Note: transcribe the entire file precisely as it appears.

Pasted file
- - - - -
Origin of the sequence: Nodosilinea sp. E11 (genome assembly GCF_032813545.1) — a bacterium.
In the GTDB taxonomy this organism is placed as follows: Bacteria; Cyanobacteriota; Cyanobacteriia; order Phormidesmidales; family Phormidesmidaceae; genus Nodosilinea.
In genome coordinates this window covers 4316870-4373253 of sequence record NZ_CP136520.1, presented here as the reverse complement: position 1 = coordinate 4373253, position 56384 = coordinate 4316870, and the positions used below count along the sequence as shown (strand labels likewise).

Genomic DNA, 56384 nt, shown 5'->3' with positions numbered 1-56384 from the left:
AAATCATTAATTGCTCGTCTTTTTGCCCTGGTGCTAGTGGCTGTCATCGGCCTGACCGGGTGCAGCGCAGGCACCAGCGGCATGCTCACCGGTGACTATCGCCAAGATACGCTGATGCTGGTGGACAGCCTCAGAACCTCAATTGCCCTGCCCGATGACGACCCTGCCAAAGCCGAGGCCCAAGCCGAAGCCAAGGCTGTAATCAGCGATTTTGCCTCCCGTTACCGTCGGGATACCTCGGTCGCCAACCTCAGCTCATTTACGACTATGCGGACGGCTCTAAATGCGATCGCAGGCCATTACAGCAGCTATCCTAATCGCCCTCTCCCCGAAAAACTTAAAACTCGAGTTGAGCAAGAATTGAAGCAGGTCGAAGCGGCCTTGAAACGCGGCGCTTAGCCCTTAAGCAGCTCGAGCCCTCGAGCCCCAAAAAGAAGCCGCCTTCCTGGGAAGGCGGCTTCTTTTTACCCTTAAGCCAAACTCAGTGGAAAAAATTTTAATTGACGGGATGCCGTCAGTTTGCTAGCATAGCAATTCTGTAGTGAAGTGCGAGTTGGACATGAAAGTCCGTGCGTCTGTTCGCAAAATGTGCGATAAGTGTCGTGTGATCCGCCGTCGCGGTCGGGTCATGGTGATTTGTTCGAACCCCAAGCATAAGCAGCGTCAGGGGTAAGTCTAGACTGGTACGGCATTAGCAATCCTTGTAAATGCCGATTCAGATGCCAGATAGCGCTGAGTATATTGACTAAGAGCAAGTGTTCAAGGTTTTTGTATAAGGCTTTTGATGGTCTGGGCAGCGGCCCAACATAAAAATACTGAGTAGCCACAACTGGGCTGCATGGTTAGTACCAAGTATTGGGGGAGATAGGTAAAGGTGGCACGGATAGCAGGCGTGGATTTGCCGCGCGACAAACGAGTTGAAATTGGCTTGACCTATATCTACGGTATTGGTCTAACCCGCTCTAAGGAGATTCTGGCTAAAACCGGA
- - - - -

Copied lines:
Origin of the sequence: Nodosilinea sp. E11 (genome assembly GCF_032813545.1) — a bacterium.
In the GTDB taxonomy this organism is placed as follows: Bacteria; Cyanobacteriota; Cyanobacteriia; order Phormidesmidales; family Phormidesmidaceae; genus Nodosilinea.
In genome coordinates this window covers 4316870-4373253 of sequence record NZ_CP136520.1, presented here as the reverse complement: position 1 = coordinate 4373253, position 56384 = coordinate 4316870, and the positions used below count along the sequence as shown (strand labels likewise).

Genomic DNA, 56384 nt, shown 5'->3' with positions numbered 1-56384 from the left:
AAATCATTAATTGCTCGTCTTTTTGCCCTGGTGCTAGTGGCTGTCATCGGCCTGACCGGGTGCAGCGCAGGCACCAGCGGCATGCTCACCGGTGACTATCGCCAAGATACGCTGATGCTGGTGGACAGCCTCAGAACCTCAATTGCCCTGCCCGATGACGACCCTGCCAAAGCCGAGGCCCAAGCCGAAGCCAAGGCTGTAATCAGCGATTTTGCCTCCCGTTACCGTCGGGATACCTCGGTCGCCAACCTCAGCTCATTTACGACTATGCGGACGGCTCTAAATGCGATCGCAGGCCATTACAGCAGCTATCCTAATCGCCCTCTCCCCGAAAAACTTAAAACTCGAGTTGAGCAAGAATTGAAGCAGGTCGAAGCGGCCTTGAAACGCGGCGCTTAGCCCTTAAGCAGCTCGAGCCCTCGAGCCCCAAAAAGAAGCCGCCTTCCTGGGAAGGCGGCTTCTTTTTACCCTTAAGCCAAACTCAGTGGAAAAAATTTTAATTGACGGGATGCCGTCAGTTTGCTAGCATAGCAATTCTGTAGTGAAGTGCGAGTTGGACATGAAAGTCCGTGCGTCTGTTCGCAAAATGTGCGATAAGTGTCGTGTGATCCGCCGTCGCGGTCGGGTCATGGTGATTTGTTCGAACCCCAAGCATAAGCAGCGTCAGGGGTAAGTCTAGACTGGTACGGCATTAGCAATCCTTGTAAATGCCGATTCAGATGCCAGATAGCGCTGAGTATATTGACTAAGAGCAAGTGTTCAAGGTTTTTGTATAAGGCTTTTGATGGTCTGGGCAGCGGCCCAACATAAAAATACTGAGTAGCCACAACTGGGCTGCATGGTTAGTACCAAGTATTGGGGGAGATAGGTAAAGGTGGCACGGATAGCAGGCGTGGATTTGCCGCGCGACAAACGAGTTGAAATTGGCTTGACCTATATCTACGGTATTGGTCTAACCCGCTCTAAGGAGATTCTGGCTAAAACCGGA